(998) Acridotheres ginginianus.
The Bank Myna.
Turdus ginginianus Lath., Ind. Orn., i, p. 362 (1790) (India) (Nadia). Acridotheres ginginianus. Blanf. & Oates, i, p. 538.
Vernacular names. Ganga-maina (Hind.); Gang-Salik, Ram-Salik (Beng.); Bardi-maina (Nep.) ; Lali (Sind); Gilgila (Upper Prov.); Daryta-maina (Lucknow).
Description. Sides of head and crown black; upper plumage grey, generally palest next the black crown; edge of wing and primary coverts pinkish buff; remainder of wing black with bronze-green reflections on the inner secondaries; primaries with a patch at their base, white on the outer, buff on the inner; tail black tipped with bun2, broadest on the outer feathers where it extends to half of the inner and two-thirds of the outer web ; below grey, darkest on the throat and chin; centre of abdomen, vent, and under tail-coverts, axillaries and under wing-coverts pinkish buff.
Colours of soft parts. Iris deep blood-red in the adult, bluish grey in the young; naked orbital skin brick-red; bill yellow; legs and feet pale yellow.
Measurements. Total length about 250 mm.; wing 119 to 125 mm.; tail 68 to 73 mm.; tarsus 37 to 38 mm.; culmen 18 to 21 mm.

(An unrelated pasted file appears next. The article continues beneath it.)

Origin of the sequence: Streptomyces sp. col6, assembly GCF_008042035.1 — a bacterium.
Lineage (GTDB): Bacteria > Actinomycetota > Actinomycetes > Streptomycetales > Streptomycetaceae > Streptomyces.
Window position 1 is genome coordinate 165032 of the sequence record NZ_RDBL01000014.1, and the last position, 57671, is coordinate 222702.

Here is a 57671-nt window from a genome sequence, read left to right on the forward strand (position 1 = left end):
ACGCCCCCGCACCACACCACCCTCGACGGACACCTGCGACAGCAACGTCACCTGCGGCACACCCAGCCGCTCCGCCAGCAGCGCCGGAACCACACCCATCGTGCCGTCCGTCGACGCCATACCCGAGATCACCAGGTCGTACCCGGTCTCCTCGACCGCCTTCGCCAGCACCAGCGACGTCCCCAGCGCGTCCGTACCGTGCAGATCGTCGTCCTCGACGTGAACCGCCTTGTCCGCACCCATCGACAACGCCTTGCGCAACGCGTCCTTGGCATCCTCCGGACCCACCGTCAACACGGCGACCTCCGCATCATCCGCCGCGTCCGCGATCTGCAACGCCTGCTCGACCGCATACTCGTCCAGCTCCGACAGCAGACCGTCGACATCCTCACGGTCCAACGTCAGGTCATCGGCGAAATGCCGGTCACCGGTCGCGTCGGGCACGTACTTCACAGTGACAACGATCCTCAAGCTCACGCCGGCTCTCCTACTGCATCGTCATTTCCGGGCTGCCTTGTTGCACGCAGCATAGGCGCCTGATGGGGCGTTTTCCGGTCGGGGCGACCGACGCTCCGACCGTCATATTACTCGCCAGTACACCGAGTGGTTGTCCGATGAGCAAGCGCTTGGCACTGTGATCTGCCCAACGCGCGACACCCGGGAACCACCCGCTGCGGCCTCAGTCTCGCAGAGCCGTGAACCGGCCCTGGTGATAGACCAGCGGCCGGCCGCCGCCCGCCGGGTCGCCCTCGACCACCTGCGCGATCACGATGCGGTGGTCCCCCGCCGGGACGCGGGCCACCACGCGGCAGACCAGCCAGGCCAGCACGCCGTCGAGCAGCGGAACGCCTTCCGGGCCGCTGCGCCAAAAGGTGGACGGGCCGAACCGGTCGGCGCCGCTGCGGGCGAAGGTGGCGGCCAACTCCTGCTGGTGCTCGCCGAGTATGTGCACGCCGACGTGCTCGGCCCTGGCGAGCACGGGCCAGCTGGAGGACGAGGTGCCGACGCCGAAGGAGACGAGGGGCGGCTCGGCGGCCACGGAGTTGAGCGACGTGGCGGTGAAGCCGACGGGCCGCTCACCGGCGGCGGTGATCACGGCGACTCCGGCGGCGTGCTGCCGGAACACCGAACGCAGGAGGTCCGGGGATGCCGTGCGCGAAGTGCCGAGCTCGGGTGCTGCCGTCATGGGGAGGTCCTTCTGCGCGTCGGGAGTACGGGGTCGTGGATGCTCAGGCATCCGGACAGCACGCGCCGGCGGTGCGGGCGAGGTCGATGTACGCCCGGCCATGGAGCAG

Young birds have the head and neck brown; the upper parts much more brown than in the adult; the wings brown with no gloss and the grey flanks and breast-feat hers edged with buff.
Birds from N.E. India, from Nepal and Bengal eastwards, seem very dark, but the material available for examination is poor and I do not separate them pending further examination of more skins.
Distribution. Northern India from Sind and Mussorie to Eastern Bengal and Western Assam, where it occurs in Kamrup. It has not been found anywhere East of Bengal.
Nidification. The Bank Myna breeds wherever found, except perhaps in the higher hills, during June and July, sometimes in May and occasionally in August. It breeds in colonies of a dozen to forty pairs, making holes in the banks of rivers, wells, cliffs and even borrow pits beside roadways. In soft soil these may be as much as six or even seven feet long, but in harder soil anything from* two to four, of which the chamber takes up eight to twelve inches. The nest is merely a rough pad of grass, leaves and rubbish, but very often has one or more cast snake-skins mixed with the rest. The eggs number three to five, nearly always four, and are just like those of A. tristis but on an average shorter, stouter and more glossy.
Habits. Very like those of A. tristis but not nearly so confiding, nor does it exclusively haunt the vicinity of man as that bird does. It keeps to open country and to cultivated land but, generally, away from villages and dwellings.